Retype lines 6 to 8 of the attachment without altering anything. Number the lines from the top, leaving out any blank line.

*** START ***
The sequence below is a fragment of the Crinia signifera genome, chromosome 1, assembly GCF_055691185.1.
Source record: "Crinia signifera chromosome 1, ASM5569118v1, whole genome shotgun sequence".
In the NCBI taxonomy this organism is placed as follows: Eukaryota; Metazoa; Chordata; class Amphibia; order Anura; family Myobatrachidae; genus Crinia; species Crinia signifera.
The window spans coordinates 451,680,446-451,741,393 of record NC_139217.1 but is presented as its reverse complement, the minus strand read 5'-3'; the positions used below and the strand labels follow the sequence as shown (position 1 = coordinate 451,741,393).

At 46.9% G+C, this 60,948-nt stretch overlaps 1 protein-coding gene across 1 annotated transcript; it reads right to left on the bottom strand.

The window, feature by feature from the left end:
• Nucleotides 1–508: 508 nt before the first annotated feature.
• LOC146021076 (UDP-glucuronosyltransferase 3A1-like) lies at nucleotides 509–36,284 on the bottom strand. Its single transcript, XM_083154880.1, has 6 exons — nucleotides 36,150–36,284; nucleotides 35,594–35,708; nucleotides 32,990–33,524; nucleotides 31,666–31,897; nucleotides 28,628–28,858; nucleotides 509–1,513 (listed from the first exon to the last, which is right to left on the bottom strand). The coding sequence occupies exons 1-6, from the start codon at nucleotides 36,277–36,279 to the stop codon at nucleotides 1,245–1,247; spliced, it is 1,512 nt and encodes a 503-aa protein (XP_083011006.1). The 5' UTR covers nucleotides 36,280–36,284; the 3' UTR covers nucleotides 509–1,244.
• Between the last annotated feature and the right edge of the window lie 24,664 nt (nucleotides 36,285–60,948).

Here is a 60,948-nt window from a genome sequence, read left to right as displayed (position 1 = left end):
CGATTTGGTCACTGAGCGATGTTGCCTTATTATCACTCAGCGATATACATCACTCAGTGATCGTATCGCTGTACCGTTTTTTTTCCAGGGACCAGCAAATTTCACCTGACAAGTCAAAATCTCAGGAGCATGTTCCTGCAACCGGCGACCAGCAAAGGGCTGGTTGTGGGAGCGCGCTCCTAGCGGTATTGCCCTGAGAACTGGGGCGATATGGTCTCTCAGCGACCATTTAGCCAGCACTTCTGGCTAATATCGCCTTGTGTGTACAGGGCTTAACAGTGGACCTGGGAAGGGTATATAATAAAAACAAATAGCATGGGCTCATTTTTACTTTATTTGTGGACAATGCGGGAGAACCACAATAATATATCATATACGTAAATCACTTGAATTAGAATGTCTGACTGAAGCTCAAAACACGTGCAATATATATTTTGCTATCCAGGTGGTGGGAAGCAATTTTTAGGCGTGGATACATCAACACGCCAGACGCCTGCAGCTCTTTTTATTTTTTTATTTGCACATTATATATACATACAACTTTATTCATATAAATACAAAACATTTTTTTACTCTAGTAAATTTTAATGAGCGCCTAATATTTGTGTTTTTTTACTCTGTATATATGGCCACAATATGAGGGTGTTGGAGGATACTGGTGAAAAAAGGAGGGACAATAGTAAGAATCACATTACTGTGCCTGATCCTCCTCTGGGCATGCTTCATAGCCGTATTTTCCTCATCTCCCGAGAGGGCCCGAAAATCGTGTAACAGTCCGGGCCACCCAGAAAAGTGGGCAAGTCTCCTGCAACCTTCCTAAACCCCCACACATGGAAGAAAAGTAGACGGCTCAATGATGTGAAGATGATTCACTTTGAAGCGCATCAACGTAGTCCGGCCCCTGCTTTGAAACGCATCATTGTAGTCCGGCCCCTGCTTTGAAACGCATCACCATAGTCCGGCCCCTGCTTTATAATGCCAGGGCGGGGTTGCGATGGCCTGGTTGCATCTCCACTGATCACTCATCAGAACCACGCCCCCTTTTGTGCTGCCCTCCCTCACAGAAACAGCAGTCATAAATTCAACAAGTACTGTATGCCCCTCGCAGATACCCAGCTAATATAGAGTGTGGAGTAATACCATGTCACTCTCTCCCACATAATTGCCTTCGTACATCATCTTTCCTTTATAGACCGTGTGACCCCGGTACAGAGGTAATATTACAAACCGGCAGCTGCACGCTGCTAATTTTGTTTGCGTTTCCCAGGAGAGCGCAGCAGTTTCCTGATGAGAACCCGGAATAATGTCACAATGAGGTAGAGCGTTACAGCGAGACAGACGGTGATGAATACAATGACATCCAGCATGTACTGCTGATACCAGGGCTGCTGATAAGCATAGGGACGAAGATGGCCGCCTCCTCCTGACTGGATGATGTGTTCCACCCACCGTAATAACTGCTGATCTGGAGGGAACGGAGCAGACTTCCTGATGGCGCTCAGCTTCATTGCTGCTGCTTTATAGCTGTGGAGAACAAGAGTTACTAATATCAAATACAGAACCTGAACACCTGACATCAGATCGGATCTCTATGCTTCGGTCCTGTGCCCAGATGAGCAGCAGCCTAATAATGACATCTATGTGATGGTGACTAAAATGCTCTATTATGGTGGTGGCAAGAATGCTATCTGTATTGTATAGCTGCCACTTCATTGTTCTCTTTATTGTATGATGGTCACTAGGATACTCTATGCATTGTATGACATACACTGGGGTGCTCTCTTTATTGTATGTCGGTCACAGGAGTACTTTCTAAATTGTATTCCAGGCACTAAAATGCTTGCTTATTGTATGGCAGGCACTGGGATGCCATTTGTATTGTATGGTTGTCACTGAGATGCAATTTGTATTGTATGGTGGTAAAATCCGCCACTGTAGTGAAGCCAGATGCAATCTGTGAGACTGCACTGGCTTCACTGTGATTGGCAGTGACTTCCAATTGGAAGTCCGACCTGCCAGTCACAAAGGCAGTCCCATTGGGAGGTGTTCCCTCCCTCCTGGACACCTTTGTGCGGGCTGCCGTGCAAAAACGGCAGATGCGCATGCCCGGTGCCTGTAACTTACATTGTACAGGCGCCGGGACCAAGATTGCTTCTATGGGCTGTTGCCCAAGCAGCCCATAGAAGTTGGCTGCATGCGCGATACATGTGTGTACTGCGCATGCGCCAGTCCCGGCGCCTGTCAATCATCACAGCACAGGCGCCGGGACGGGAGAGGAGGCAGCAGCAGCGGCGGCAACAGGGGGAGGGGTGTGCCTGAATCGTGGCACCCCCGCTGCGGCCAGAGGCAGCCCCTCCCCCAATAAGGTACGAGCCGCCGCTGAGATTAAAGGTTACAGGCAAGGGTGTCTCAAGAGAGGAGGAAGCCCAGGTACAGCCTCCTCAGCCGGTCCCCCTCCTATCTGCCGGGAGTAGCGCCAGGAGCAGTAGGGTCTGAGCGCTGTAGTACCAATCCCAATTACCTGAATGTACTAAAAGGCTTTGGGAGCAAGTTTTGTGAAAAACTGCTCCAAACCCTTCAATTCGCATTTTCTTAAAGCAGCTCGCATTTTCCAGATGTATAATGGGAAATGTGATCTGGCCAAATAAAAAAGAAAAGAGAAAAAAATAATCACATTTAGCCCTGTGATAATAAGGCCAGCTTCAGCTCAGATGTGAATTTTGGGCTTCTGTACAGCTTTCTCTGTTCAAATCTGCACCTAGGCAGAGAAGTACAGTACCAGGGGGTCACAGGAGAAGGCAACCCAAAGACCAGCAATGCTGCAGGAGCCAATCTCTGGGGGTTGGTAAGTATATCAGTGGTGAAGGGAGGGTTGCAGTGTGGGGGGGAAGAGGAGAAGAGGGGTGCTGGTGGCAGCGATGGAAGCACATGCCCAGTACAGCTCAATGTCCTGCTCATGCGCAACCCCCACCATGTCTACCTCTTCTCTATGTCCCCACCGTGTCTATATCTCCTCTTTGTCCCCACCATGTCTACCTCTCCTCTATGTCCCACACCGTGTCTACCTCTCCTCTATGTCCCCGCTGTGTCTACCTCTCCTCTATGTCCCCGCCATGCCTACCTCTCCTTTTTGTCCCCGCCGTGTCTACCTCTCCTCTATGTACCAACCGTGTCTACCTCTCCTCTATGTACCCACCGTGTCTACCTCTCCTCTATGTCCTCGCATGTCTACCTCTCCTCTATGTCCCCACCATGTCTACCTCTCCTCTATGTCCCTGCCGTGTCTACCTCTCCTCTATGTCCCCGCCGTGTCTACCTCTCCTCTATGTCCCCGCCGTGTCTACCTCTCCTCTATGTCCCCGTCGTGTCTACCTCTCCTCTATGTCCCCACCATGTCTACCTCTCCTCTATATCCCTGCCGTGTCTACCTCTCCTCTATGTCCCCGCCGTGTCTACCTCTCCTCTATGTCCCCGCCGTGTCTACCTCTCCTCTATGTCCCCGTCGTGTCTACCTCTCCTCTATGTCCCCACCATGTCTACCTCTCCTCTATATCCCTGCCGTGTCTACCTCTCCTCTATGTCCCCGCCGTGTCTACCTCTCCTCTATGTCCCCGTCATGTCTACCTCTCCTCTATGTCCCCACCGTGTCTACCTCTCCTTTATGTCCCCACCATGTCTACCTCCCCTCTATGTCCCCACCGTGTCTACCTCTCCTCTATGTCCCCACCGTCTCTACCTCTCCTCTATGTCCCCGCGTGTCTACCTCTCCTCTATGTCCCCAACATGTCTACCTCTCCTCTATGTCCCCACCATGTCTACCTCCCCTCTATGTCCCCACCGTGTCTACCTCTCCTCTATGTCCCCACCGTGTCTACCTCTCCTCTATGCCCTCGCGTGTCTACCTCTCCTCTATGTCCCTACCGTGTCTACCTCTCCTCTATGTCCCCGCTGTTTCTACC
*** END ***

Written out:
The window, feature by feature from the left end:
• Nucleotides 1–508: 508 nt before the first annotated feature.
• LOC146021076 (UDP-glucuronosyltransferase 3A1-like) lies at nucleotides 509–36,284 on the bottom strand. Its single transcript, XM_083154880.1, has 6 exons — nucleotides 36,150–36,284; nucleotides 35,594–35,708; nucleotides 32,990–33,524; nucleotides 31,666–31,897; nucleotides 28,628–28,858; nucleotides 509–1,513 (listed from the first exon to the last, which is right to left on the bottom strand). The coding sequence occupies exons 1-6, from the start codon at nucleotides 36,277–36,279 to the stop codon at nucleotides 1,245–1,247; spliced, it is 1,512 nt and encodes a 503-aa protein (XP_083011006.1). The 5' UTR covers nucleotides 36,280–36,284; the 3' UTR covers nucleotides 509–1,244.